Phylogenies and Evolution: Tree Thinking

Building on last week’s post on Phylogenies, this week I’ll introduce the concept of “tree thinking.”  This short discussion is based on the paper The Tree-Thinking Challenge” by Baum et al. (2005) Science 310:979-980.

Below are two phylogenetic trees illustrating the evolutionary relationships among four groups of species: fish, amphibians, reptiles, and mammals (mice and humans).  Keep in mind that this is a very simple depiction of the tree of life that focuses only only a few groups.  So, what do these trees mean?

 To find out, you first need to know how to read a phylogeny.  Unlike books, you don’t read a phylogeny right-to-left and top-to-bottom.  Instead, you read them bottom-up, which is akin to traveling back in evolutionary time.  At the top of the tree (the leaves), we are in the present.  As we go down the tree, we travel into the evolutionary past.  Also, you should concentrate on the nodes, or those forks in the tree that indicate evolutionary branching points (see the points labeled x and y on the tree to the left).  For example, starting with the tree on the left, you can see there are four nodes (two of them are labeled x and y).  These nodes denote clades, or groups of species that evolved from common ancestor long ago.  Remember that, ultimately, all living species share a common ancestor, but that some species share a common ancestor more recently than others.  That’s what we see here: species joined by node x share a common ancestor more recently than species joined by node y.  Hence, node y is farther back on the tree than node x.

Now, enough with boring x and y symbols.  What this tree means is that the five species are joined into four clades, one for each node.  These clades are: [1] fish-amphibians-reptiles-mammals (all vertebrates, or animals with backbones), [2] amphibians-reptiles-mammals (all tetrapods, or vertebrates with four limbs), [3] reptiles-mammals (all amniotes, or tetrapods with watertight eggs), and [4] mice-humans (both mammals, or amniotes with fur and mammary glands).  The interpretation of this tree is that mice and humans shared a common ancestor more recently than did humans and lizards, or humans and fish.  Interestingly, the tree to the right shows the exact same relationship, but the branches have been turned around on their nodes.  (See for yourself, reading the tree on the right bottom-up.)  This illustrates the danger of interpreting trees along the top from left-to-right.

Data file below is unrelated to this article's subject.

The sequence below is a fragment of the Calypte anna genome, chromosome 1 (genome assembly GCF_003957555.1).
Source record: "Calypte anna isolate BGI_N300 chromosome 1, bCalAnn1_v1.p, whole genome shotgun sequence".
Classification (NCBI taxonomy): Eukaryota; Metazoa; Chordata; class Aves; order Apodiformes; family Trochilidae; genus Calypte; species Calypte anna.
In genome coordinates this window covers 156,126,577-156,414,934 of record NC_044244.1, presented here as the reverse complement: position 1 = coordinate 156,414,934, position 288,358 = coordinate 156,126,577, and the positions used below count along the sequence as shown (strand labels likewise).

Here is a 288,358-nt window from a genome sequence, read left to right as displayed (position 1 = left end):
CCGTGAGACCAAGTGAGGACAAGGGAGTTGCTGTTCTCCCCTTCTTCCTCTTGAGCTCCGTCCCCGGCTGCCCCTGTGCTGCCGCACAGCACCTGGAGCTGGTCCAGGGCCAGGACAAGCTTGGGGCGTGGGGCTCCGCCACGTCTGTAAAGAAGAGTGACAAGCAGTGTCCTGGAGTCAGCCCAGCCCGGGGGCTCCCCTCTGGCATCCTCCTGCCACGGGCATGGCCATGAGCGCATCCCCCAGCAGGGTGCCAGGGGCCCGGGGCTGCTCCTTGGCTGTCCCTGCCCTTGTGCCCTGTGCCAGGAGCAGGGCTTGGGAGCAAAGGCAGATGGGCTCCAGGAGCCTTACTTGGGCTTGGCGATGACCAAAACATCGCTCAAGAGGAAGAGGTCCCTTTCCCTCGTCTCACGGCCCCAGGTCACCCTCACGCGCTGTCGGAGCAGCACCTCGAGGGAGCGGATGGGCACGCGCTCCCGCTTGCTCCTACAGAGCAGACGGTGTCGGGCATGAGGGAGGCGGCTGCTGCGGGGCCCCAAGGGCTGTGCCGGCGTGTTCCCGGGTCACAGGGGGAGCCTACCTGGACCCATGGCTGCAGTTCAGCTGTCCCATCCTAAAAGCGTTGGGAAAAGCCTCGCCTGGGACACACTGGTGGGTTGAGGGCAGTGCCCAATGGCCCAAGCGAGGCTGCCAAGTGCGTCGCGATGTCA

Another point that these trees illustrate is that, contrary to what many creationists say or think, humans did not evolve from mice.  Nor did humans evolve from reptiles, amphibians or fish.  This tree illustrates that humans shared a common ancestor with each of these species.  Put another way, at one point in time a vertebrate swam the ocean; its population was split and evolved into what we recognize today as two groups: fish, and tetrapods.  This process of splitting (called speciation) occurred again along the tetrapod lineage: an ancestral tetrapod population was split, and each group evolved new traits ultimately giving rise to living amphibians and amniotes.  What happened next?  You guessed it: speciation, leading to groups that became reptiles and mammals.

Why should you care about any of this?  You should care because phylogenies are the road-map to evolution, which has practical implications for understanding human diversity and disease.  For example, did you know that phylogenies of the HIV/AIDS virus were used to discover the year the first outbreak of HIV occurred, which country it occurred in, and identify how it was transmitted?  And did you know that phylogenies of the HIV virus have been presented as evidence in court to convict a doctor of intentionally infecting others with the virus?  Similar studies have been done to track major outbreaks of other viruses, including bird flu.  Hence, there are good reasons to bone up on your tree-thinking abilities.  If you’ve got time to kill and want practice, you can find some simple (and some not-so-simple) exercises here.

Well, I’ve reached my word limit.  If you have any questions, comments, or corrections, feel free to let me know in the comments below.

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One thought on “Phylogenies and Evolution: Tree Thinking

  1. Pingback: Answers To One Reader’s Questions About Common Ancestry | darwinbookcats

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